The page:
32 F.2d 283

A. SALOMON, Inc., v. COMPAGNIE GÉNÉRALE TRANSATLANTIQUE. WOOD SELICK v. SAME.

United States District Court, S.D. New York.
February 13, 1929.

In Admiralty. Two suits, by A. Salomon, Inc., and by Wood
Selick, against the Compagnie Générale Transatlantique. Decree for libelants.

Bigham, Englar Jones, H.N. Longley, and E.G.B. Fox, all of New York City, for libelants.

Joseph P. Nolan and Edward J. Garity, both of New York City, for respondent.

BONDY, District Judge.

The above-entitled suits brought to recover damage to merchandise by sea water were tried together. The bills of lading in both contained the same terms and conditions. They were issued in France, in the French language, by the respondent, Compagnie Générale Transatlantique, for shipments in French vessels from ports in France, and were transferred to libelants for value. They provided that all litigations arising out of the interpretation or execution of the contract or bill of lading shall be judged according to the French law at the tribunal of the place indicated in the bills of lading.

The respondent contends that the contracts of carriage are governed by French law, and that under the French law all rights of libelants for damages to the goods were extinguished one year after the arrival of the ships, and that, inasmuch as these suits were not brought within that year, the libels should be dismissed.

An expert called by the respondent testified that the French Civil Code, by section 5, article 1234, provides that obligations are extinguished by prescription; that section 433 of the French Code of Commerce, which is contained in the chapter dealing with prescription, provides that all claims for the delivery of goods, or for damages for valid losses or delay in the carriage of them, shall be prescribed one year after the ship’s arrival, and that other sections of the Code deal with procedure; and that, therefore, failure to bring the suit within the statutory period, not only barred the remedy, but extinguished all rights under the contracts.

In standard text-books the words “sont prescrite” of section 433 are translated into “are barred,” not into “are extinguished.” See Commercial Laws of the World, § 433.

The bills of lading do not expressly provide that rights thereunder shall be extinguished, or suits thereunder barred, unless action is brought within a fixed time, nor do they set forth or refer to any of the provisions of the French law relied on by the respondent. On the contrary, they expressly state that litigation arising out of the interpretation or execution of the bills of lading shall be judged according to French law. Whether a remedy is barred or a right extinguished one year after the arrival of a ship has nothing whatsoever to do with the interpretation or execution of a bill of lading.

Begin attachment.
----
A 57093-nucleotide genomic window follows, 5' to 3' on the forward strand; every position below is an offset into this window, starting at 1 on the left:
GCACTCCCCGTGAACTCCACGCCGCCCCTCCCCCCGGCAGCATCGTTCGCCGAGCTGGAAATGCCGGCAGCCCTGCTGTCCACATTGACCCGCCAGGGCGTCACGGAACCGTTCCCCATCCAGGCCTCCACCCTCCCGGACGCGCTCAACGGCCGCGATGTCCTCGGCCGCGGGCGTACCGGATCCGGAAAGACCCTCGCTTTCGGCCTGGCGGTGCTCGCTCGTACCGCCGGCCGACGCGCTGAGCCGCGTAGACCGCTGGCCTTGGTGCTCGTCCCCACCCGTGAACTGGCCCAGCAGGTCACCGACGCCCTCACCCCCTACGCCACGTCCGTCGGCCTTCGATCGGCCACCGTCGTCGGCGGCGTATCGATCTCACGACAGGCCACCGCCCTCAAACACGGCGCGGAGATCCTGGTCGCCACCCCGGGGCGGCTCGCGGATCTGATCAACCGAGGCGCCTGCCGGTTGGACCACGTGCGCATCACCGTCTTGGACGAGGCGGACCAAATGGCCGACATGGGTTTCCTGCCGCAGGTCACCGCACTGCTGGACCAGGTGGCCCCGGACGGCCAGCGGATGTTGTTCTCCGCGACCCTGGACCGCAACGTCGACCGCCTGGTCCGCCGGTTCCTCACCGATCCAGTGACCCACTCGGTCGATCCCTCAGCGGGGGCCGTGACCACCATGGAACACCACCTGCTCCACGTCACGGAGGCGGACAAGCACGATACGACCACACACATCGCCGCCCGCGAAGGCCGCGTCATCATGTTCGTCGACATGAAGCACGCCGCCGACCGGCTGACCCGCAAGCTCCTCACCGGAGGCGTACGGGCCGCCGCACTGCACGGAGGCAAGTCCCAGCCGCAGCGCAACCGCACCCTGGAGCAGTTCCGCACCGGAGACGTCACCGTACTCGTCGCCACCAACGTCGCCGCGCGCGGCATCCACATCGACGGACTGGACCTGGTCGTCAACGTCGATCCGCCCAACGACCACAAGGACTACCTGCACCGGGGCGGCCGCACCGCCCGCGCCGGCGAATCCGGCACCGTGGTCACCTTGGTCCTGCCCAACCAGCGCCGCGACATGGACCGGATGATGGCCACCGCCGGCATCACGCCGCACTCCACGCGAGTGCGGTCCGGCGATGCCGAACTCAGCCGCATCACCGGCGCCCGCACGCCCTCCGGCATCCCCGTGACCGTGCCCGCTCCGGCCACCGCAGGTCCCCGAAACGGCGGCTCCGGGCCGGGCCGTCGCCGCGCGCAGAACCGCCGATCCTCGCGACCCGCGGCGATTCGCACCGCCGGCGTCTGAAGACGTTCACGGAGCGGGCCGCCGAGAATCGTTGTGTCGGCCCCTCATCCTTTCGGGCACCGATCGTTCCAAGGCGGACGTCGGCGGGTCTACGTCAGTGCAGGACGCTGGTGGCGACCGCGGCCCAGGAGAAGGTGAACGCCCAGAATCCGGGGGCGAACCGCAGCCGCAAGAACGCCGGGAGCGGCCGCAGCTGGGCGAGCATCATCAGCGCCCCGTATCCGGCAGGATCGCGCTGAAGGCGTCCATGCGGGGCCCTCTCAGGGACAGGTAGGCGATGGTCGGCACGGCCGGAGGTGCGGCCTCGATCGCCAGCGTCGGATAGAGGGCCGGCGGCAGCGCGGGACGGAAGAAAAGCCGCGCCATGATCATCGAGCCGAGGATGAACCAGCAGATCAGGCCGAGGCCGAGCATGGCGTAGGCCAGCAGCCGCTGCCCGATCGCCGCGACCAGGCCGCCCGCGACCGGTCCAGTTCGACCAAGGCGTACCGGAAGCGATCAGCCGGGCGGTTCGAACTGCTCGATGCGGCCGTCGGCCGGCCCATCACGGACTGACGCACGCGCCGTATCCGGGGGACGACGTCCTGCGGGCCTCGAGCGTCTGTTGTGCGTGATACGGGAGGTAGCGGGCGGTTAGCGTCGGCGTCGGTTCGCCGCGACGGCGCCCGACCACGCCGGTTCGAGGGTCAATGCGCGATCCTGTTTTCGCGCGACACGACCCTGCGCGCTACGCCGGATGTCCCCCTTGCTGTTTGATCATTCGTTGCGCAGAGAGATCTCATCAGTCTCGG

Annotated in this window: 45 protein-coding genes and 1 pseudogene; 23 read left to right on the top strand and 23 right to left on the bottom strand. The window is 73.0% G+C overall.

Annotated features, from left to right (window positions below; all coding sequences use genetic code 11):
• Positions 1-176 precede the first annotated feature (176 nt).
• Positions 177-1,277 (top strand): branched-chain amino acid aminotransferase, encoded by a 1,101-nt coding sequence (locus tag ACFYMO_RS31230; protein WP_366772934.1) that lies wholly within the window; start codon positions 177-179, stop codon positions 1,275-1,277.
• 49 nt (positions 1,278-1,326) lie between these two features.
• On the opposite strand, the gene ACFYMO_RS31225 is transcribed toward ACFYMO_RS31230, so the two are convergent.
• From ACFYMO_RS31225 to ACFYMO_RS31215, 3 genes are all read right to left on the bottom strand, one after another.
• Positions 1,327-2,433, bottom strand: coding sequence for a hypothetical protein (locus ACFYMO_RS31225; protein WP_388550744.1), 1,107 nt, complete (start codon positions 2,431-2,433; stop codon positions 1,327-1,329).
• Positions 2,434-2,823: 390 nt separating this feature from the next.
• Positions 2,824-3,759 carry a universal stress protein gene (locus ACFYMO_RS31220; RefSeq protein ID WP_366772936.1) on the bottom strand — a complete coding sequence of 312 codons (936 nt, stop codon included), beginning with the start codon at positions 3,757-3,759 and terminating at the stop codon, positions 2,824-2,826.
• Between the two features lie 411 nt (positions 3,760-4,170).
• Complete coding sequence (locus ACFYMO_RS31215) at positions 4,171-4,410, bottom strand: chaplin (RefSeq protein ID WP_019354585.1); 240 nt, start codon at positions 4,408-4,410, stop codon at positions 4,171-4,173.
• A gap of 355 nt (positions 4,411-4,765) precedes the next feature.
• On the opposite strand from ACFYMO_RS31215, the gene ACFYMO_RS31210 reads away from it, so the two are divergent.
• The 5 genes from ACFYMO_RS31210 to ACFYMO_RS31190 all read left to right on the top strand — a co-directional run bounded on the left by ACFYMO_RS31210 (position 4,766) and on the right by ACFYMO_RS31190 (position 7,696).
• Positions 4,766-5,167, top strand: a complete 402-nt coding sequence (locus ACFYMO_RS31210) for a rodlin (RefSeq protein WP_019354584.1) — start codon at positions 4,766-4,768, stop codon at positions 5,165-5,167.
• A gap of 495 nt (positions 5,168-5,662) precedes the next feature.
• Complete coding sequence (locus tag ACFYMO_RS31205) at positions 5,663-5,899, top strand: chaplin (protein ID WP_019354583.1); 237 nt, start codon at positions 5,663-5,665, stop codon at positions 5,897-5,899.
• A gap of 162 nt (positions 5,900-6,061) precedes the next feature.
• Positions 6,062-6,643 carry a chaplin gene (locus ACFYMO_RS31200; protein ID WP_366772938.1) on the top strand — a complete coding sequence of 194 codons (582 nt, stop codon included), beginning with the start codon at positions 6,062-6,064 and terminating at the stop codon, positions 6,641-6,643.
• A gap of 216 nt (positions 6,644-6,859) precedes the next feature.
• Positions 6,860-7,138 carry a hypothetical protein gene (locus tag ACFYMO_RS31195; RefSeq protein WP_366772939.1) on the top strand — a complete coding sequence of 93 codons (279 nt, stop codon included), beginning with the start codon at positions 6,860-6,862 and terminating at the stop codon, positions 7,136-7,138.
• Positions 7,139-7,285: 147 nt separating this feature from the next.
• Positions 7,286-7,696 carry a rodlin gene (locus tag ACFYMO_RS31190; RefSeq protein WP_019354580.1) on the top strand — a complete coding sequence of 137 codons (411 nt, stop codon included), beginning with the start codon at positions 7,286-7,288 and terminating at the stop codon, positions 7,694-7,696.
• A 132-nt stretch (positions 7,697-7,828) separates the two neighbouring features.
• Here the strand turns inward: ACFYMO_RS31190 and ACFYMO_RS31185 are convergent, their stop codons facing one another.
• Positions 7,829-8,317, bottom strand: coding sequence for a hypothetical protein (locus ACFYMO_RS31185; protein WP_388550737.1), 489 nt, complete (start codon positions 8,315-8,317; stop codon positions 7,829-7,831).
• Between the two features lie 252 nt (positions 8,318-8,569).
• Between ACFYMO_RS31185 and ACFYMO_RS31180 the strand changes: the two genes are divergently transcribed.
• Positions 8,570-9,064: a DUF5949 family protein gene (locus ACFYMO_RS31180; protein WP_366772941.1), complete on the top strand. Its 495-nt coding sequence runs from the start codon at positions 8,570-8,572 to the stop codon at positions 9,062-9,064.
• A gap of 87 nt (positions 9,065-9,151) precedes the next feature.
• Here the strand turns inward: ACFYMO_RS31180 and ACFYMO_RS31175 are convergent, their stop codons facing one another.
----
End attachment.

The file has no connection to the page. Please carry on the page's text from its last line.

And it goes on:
“It may be stated that as the law of prescription of a particular country, even in case of a contract made in such country, forms no part of the contract itself, but merely acts upon it ex post facto in case of a suit, it cannot properly be deemed a right

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stipulated for or included in the contract.” Story on Conflict of Laws. See Wood, Limitation of Actions, § 8.

In Dorff v. Taya, 194 App. Div. 278, 281, 185 N.Y.S. 174, the bill of lading provided that the contract shall be governed by the law of the flag of the vessel carrying the goods. It was contended that, because the ship was a Spanish ship, the statute of limitations of Spain applied. The court said: “It is of course, competent for parties to a contract to establish a shorter or different limitation to the right of action thereunder than that given by statute. The intent to do so must clearly appear from the contract itself, and cannot be inferred from the blind phrase used in this bill of lading.”

Section 2223 of the French Civil Code provides: “A judge cannot put forward the plea of prescription on his own motion.” Respondent’s witness admitted that, if the respondent does not plead prescription, the judge may not consider it, and that the plea can be waived. This Code provision and this admission lead to the conclusion: “The French law of limitation does not extinguish or annul the contract but operates upon the remedy only.” Wood, Limitation of Actions (4th Ed.) § 8.

Though a claim may be extinguished by a statute of limitations under foreign law, it has been held: “When, before a statute of limitations has become operative, by way of extinguishment of the debt, as between two citizens or residents of a state, one of the parties has permanently changed his national domicile, and become a citizen of a foreign state, the statute will not become an absolute bar, as an extinguishment in the courts of such foreign state.” Canadian Pacific Ry. Co. v. Johnston (C.C.A.) 61 F. 738, 746, 25 L.R.A. 470; Finnell v. Southern Kansas Ry. Co. (C.C.) 33 F. 427; Bulger v. Roche, 11 Pick. (Mass.) 36, 22 Am. Dec. 359.

Libelants, therefore, are entitled to decrees.

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